José James Was Alluring But Crowd Distant at the Kessler
Janette Beckman José James, too cool to make eye contact
With Dustin Cavazos and Buffalo Black
Tuesday, June 24, 2014
By Thierry Peremarti
José James' 2010 album, For All We Know, is an authentic jazz album that's won its share of jazz prizes. But although the jazz community has accepted James as one of theirs, you can't exactly call James a jazz singer. Why? Because he's not one anymore. James isn't interested in being a jazz singer; he has turned the page, moved on. And you know what? He's right.
Part of his audience, the one that loves that jazzy soulful sound that is soooo jazz chic, might still consider him to be a cool jazz singer. But let's not kid ourselves. Let's embrace singer-songwriter José James for who he is: an artist who defies labeling. Period.
Like others of his generation, including pianist Kris Bowers, Robert Glasper and Esperanza Spalding, James cross-pollinates R&B, hip-hop, soul, jazz, folk and indie rock to make his own sound.
Last night's appearance at the Kessler -- an intimate, 90-minute concert attended by a thin crowd of about 100 -- was James' first in Dallas. Backed by four musicians and a vocalist, the 36-year-old singer announced that he was dedicating his performance to his 1-year-old daughter, a move that was no doubt intended to make friends. He sings with his eyes closed for the most part, more keen on introspection than on conquering his public with artificial maneuvering. He's a laid-back performer who lets the music simmer. His soft voice is all coolness and tranquility.
Surprisingly for a New York-based musician, James never hurries, shows no sense of urgency, no sense of danger. He never seems to be singing on the edge. Though he doesn't seem to want to show any vulnerability, he's all about romanticism and feelings delivered in an effortless groove. There's definitively some sexiness in his slow-cooked magic, something intoxicating. James' is a vibe that's impossible to explain.
But the Kessler audience seemed detached from it all. The interaction between artist and public was at times dormant. (Though a song dedicated to guitarist and songwriter Tennie Hodges, who passed away on June 22, elicited some reaction.) James, who has said in the past that his music "is just music to have fun to" and encourages people to dance at his concerts, confessed he was surprised by the quietness of the Dallas concertgoers. Naturally, the crowed reacted with a few screams, as James jumped into the sweet and catchy "Come To My Door," full of Stevie Wonder-esque harmonies. The repetitive sequence of the saturated guitar on "Anywhere U Go," overall a very close interpretation of the studio version, got a timid reception, however.
On "U R The 1," a gentle song about love and making love with faux-chaotic drumming that seems liable to crumble at any moment, the singer made himself even more seductive before making a surprisingly abrupt ending. Next was "Every Little Thing," a pop-rock, screaming guitar refrain that built up to an obsessive and repetitive sequence. The groovy "Trouble" from 2012 and "Dragon," a relaxed pop song with beautiful vocal harmonies from James' new album, elicited the most enthusiastic response. However, the ambient and hypnotic reprise of Nirvana's "Something in The Way" felt a little contrived; in the end, it didn't add much to the set.
By contrast, the 2008 track "Park Bench People" was an appealing reinvention of the song. "I'm free-styling," the singer announced, as he jumped into a risk-taking rendition that revved up the audience.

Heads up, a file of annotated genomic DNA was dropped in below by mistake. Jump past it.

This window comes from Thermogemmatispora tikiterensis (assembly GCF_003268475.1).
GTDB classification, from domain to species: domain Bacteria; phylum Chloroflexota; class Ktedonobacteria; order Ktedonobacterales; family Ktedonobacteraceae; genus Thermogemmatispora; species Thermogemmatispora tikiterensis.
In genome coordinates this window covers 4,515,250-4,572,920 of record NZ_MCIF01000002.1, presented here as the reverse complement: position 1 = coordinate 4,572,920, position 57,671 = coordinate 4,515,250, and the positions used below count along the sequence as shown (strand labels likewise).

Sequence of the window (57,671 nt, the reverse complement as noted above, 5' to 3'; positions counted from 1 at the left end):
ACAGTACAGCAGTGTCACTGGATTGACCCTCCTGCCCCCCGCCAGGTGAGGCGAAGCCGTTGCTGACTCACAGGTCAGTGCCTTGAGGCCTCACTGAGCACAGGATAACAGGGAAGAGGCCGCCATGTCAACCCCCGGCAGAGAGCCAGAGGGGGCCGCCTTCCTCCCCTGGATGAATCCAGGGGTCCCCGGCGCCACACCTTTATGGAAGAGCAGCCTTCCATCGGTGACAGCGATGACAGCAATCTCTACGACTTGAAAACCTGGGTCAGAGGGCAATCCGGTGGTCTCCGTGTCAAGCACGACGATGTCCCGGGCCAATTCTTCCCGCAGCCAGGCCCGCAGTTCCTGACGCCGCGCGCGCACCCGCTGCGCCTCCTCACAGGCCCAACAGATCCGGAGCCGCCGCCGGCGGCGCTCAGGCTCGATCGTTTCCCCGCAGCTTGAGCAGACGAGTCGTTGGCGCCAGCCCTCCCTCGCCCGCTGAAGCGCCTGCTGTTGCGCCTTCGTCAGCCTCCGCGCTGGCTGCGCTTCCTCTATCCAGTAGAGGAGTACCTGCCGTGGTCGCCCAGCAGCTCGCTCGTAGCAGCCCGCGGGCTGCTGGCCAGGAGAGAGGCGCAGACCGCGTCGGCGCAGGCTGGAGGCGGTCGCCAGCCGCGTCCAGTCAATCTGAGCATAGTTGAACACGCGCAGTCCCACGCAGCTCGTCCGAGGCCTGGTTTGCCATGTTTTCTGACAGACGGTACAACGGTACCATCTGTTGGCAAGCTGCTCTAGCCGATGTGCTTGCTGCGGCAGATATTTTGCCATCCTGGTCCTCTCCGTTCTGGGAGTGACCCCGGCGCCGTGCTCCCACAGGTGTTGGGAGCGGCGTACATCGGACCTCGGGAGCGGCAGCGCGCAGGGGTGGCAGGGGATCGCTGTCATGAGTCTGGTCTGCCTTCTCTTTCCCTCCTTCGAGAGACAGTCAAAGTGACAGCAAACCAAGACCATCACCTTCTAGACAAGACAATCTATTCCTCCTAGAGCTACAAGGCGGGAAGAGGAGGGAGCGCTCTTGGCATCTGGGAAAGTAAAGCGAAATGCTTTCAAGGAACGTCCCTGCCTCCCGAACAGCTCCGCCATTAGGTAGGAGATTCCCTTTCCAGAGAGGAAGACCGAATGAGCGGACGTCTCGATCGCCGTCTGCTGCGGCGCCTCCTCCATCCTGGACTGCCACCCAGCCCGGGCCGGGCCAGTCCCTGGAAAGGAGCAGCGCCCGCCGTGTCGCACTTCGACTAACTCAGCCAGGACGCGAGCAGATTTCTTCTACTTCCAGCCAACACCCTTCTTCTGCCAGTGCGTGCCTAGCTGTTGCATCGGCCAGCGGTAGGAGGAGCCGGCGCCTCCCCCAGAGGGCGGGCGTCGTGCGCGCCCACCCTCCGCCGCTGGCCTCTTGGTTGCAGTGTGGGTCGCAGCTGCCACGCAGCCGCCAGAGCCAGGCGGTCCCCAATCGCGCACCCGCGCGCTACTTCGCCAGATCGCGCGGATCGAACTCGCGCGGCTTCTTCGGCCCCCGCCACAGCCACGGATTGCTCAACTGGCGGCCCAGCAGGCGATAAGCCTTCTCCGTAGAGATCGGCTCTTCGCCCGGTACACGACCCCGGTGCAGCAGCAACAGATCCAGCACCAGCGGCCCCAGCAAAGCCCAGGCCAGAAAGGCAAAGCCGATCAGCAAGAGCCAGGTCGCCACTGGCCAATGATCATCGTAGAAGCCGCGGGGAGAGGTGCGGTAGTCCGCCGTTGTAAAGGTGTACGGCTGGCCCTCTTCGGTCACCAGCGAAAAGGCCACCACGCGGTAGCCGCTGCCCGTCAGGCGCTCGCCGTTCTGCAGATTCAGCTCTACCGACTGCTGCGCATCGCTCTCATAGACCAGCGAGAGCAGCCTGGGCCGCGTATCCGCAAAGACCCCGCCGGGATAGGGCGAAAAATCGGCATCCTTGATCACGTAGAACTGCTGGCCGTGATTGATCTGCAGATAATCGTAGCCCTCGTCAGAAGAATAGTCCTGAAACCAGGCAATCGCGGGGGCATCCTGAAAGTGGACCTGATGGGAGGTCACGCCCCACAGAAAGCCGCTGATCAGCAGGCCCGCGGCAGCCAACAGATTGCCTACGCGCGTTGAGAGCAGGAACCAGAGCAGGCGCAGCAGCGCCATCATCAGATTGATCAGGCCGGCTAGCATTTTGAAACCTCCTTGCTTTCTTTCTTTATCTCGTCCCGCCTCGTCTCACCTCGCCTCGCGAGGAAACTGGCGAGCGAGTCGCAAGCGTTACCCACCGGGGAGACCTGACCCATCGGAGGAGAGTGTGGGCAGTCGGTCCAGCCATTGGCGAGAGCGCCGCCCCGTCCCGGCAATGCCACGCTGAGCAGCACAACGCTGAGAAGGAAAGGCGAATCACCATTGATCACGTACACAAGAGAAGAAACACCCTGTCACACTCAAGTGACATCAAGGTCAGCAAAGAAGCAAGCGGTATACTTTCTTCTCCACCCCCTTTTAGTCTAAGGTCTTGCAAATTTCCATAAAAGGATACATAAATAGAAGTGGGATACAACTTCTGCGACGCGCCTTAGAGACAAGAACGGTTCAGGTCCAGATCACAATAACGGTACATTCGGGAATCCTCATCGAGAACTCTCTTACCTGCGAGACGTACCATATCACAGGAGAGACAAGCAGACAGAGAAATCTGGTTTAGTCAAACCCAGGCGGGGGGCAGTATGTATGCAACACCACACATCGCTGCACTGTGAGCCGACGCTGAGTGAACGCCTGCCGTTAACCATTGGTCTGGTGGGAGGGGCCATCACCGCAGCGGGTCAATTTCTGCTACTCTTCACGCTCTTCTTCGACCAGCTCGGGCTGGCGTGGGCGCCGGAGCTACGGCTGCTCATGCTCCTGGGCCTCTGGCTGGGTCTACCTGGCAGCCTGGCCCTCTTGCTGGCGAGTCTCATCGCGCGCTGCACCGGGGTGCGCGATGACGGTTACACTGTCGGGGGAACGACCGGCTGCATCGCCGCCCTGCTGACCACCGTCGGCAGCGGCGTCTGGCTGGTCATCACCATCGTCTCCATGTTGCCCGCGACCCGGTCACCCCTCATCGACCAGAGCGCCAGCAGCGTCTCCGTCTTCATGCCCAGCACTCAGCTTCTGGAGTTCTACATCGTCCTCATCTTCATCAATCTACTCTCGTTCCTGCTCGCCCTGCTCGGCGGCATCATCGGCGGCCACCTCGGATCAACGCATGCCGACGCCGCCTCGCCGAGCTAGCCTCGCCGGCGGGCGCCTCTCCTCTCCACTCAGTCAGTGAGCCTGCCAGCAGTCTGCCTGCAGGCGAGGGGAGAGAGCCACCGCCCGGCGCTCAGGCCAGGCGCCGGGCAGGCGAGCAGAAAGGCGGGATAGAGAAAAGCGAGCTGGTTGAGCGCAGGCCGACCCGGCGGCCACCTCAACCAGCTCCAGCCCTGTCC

On the last song, the slow soul-blues "Do You Feel," a churchy keyboard improvisation was followed by a long bass solo by Solomon Dorsey, who simultaneously sang the notes of his solo. Finally, the crowd exploded, with only a few stealing glances at their lighted phones in the dark.
Still, there were not as many instrumental solos as there might have been, which was a bit of a shame, as James' top-notch, multi-talented band has enough musicianship to play in any context on a very high level. (Kris Bowers, his pianist, is an ex-Juilliard student won the Thelonious Monk International Jazz Piano Competition in 2011.)
It seemed as though James and his crew were more interested in the cohesion of the ensemble and the group sound than their individual expression. Sometimes that made the experience as frustrating as driving a Ferrari at 30 miles an hour.
José James is certainly an eclectic artist with vast musical influences (Lou Rawls, Al Green, Gil Scot-Heron) and his musical journey has been exceptional. He has never hidden his ambition to combine jazz and hip-hop; for him Coltrane is up there next to the Beastie Boys and Billie Holliday next to A Tribe Called Quest. It's a rather refreshing perspective. But blurring the lines, juggling with different vibes and being too eclectic has its risks. As a result, James' genre-stretching formula can sometimes leave the listener empty-handed, unable to process it all.
But he's also an artist who has dared to be himself. Continuously experimenting, he's a contemporary musician turned to the future who keeps redefining himself, and who by now has acquired enough stylistic freedom to grow even more. Let's not even try to guess what new creative direction James will take in the future. Last year, he signed with Blue Note, the historic jazz label that has branched out to pop in the last few years, and the label has given him complete carte blanche.
James says that while he's on this tour, he is writing his sixth studio album. In other words, his creativity is flowing -- gently and surely. And with his considerable flair, taste and finely tuned sensibility, it's easy to imagine the best is yet to come.